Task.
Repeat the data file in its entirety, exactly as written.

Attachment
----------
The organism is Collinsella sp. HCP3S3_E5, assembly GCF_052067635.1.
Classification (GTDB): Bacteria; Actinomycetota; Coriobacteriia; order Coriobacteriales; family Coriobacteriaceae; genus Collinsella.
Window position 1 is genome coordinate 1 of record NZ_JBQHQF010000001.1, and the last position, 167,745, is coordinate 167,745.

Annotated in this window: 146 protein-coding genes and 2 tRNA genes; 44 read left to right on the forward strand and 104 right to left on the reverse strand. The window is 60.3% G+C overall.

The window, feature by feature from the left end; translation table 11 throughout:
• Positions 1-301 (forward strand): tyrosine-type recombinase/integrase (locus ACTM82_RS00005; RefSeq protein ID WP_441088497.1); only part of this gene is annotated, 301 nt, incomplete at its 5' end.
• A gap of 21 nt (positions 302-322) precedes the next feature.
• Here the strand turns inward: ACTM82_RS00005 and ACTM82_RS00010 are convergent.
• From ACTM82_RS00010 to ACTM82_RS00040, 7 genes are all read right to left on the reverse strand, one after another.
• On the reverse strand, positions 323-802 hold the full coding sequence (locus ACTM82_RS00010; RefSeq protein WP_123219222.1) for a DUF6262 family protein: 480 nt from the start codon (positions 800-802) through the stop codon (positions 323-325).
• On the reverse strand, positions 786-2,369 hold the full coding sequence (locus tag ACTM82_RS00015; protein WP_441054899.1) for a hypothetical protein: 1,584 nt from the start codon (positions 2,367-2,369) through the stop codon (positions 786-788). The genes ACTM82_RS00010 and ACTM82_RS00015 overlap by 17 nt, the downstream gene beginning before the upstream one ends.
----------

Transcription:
The organism is Collinsella sp. HCP3S3_E5, assembly GCF_052067635.1.
Classification (GTDB): Bacteria; Actinomycetota; Coriobacteriia; order Coriobacteriales; family Coriobacteriaceae; genus Collinsella.
Window position 1 is genome coordinate 1 of record NZ_JBQHQF010000001.1, and the last position, 167,745, is coordinate 167,745.

Annotated in this window: 146 protein-coding genes and 2 tRNA genes; 44 read left to right on the forward strand and 104 right to left on the reverse strand. The window is 60.3% G+C overall.

The window, feature by feature from the left end; translation table 11 throughout:
• Positions 1-301 (forward strand): tyrosine-type recombinase/integrase (locus ACTM82_RS00005; RefSeq protein ID WP_441088497.1); only part of this gene is annotated, 301 nt, incomplete at its 5' end.
• A gap of 21 nt (positions 302-322) precedes the next feature.
• Here the strand turns inward: ACTM82_RS00005 and ACTM82_RS00010 are convergent.
• From ACTM82_RS00010 to ACTM82_RS00040, 7 genes are all read right to left on the reverse strand, one after another.
• On the reverse strand, positions 323-802 hold the full coding sequence (locus ACTM82_RS00010; RefSeq protein WP_123219222.1) for a DUF6262 family protein: 480 nt from the start codon (positions 800-802) through the stop codon (positions 323-325).
• On the reverse strand, positions 786-2,369 hold the full coding sequence (locus tag ACTM82_RS00015; protein WP_441054899.1) for a hypothetical protein: 1,584 nt from the start codon (positions 2,367-2,369) through the stop codon (positions 786-788). The genes ACTM82_RS00010 and ACTM82_RS00015 overlap by 17 nt, the downstream gene beginning before the upstream one ends.